By urging Congress this week to let Puerto Rico vote to become America's 51st state, President Bush is trying to breathe new life into an old issue. But it's an issue that would be better left alone.
In fairness to Bush, the position he took this week on Puerto Rico's future simply echoed statements he has been making since at least 1981. Moreover, he is in good company in doing so. Other presidents have favored statehood for Puerto Rico. So did a 1977 presidential commission, which studied the issue at length.But the fact remains that Puerto Ricans have considered and rejected statehood at least twice since 1967. There's no reason to think public sentiment has changed much, if at all. Even if it did change, the obstacles to statehood are formidable.
By law, the text of the statehood plan would have to be approved by two-thirds of both houses of the Puerto Rican legislature. But Puerto Rican law also prevents any one political party from gaining a two-thirds majority. Currently, the island's three main parties are divided on its future, supporting either statehood, independence, or continued status as a commonwealth.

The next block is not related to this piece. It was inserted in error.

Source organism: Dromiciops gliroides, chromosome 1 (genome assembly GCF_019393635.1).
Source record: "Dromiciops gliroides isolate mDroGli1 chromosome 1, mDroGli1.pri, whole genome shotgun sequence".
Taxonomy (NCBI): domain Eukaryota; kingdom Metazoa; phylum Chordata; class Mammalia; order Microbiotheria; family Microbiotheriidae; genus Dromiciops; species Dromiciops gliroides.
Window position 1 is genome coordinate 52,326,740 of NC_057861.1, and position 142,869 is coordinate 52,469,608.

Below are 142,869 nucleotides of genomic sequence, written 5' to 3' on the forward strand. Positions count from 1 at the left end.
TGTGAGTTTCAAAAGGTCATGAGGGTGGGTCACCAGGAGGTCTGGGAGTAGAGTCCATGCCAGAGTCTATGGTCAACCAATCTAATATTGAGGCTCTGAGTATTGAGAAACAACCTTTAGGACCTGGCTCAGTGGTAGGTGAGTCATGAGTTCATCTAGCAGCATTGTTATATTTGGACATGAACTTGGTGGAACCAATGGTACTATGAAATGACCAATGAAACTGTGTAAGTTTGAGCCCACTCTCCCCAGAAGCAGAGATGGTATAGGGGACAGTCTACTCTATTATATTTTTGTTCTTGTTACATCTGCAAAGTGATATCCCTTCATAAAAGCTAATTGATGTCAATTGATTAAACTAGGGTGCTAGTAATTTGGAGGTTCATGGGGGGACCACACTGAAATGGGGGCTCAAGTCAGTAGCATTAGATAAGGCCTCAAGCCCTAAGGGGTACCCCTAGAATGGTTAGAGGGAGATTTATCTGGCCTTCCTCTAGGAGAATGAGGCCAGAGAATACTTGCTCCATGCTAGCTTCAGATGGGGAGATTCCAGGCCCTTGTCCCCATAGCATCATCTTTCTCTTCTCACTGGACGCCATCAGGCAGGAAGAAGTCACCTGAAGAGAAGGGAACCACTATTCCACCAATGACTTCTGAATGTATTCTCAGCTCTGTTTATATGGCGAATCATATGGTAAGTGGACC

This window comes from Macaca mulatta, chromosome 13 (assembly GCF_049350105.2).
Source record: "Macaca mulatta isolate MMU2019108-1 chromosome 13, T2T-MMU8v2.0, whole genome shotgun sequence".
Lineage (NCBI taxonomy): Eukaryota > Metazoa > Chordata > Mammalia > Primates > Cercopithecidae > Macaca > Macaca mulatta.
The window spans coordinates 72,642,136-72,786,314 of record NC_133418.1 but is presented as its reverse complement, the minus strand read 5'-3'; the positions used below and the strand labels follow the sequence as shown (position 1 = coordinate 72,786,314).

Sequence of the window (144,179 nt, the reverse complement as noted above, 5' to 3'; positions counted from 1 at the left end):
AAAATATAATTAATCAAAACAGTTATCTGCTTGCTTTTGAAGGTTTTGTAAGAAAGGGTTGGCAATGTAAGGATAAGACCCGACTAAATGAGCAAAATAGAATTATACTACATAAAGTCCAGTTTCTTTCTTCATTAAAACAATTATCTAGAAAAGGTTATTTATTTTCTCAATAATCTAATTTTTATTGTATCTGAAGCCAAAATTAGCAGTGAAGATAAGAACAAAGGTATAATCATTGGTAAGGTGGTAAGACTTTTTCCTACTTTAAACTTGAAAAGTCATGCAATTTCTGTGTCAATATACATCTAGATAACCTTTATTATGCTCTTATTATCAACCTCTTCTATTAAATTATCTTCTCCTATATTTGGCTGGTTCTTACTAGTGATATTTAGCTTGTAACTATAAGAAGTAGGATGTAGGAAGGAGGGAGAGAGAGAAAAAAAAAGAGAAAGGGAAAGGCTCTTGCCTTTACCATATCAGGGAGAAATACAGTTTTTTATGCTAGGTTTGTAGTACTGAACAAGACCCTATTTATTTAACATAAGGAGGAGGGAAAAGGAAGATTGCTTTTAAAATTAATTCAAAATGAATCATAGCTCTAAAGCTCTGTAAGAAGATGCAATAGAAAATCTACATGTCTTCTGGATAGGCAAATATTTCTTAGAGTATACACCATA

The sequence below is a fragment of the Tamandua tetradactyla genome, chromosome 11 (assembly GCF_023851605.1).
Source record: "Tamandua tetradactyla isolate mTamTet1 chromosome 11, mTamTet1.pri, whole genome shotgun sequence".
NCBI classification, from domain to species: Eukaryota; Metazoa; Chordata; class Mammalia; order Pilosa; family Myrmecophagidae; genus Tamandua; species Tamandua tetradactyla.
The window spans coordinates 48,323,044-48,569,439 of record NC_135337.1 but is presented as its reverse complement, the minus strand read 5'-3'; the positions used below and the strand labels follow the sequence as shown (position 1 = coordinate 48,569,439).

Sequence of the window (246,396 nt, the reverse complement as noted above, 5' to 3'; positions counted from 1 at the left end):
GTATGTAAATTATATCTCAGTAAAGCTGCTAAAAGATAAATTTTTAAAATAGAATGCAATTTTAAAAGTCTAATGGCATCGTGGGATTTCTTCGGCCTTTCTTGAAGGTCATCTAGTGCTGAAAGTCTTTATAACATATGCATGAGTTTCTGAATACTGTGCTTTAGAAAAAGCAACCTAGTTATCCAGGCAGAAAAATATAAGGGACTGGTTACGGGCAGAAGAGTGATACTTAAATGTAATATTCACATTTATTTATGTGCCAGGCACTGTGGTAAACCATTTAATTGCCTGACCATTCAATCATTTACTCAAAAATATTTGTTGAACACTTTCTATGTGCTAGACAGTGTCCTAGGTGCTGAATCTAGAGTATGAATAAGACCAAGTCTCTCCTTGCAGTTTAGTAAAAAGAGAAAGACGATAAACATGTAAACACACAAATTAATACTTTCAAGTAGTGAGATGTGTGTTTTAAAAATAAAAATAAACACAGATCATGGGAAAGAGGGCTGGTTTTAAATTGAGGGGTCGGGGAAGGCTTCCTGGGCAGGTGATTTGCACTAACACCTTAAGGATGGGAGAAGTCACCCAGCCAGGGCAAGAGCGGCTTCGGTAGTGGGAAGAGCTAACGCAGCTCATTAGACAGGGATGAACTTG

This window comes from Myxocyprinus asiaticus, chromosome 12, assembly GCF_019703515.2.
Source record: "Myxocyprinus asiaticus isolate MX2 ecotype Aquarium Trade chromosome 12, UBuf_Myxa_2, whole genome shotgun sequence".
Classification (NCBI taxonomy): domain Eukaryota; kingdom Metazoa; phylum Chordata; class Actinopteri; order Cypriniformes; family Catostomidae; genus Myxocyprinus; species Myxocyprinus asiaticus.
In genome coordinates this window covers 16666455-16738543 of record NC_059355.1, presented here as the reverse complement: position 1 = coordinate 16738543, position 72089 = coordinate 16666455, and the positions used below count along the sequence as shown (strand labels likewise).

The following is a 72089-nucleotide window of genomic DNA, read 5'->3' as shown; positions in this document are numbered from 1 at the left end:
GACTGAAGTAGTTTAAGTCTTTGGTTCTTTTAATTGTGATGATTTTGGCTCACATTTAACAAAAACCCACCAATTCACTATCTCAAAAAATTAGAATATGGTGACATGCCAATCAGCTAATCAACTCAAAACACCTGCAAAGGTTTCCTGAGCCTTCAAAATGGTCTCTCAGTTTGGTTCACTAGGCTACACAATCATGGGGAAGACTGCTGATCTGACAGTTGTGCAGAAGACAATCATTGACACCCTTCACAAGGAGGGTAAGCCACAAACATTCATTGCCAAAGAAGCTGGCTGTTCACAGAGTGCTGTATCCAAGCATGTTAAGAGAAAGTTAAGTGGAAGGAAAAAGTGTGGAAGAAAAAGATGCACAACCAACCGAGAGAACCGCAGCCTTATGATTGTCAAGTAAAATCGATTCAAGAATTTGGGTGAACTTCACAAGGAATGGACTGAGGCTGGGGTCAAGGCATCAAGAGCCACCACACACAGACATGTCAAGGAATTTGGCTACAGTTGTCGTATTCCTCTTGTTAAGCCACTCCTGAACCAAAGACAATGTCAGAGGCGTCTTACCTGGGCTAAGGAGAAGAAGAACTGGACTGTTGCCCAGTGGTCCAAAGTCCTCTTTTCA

If these obstacles could be surmounted, Puerto Rico would not fit in well with the rest of America. Unemployment there is three times as high as it is throughout the United States. Per capita income is only about half that of the poorest American state, Mississippi. More than half of its families have incomes below the federally-defined poverty level.
Then there are the language problems. Spanish is the language of Puerto Rico, English the language of America. If Puerto Rico became a state, the U.S. could find itself with multi-language conflicts like those of Canada, Belgium, and other countries.
From Puerto Rico's point of view, many of its people are afraid of losing their separate identity if they are swallowed by the American union. Others fear that industry would hesitate to locate there without some of the financial breaks that come with commonwealth status. This status means that Puerto Ricans are U.S. citizens, with unrestricted access to the mainland United States. But they are not subject to federal taxes and do not vote in presidential elections. They are represented in Congress by a single, commissioner who can vote only in committees.
The time may come when statehood will be appropriate for Puerto Rico. But that time still seems a long way off.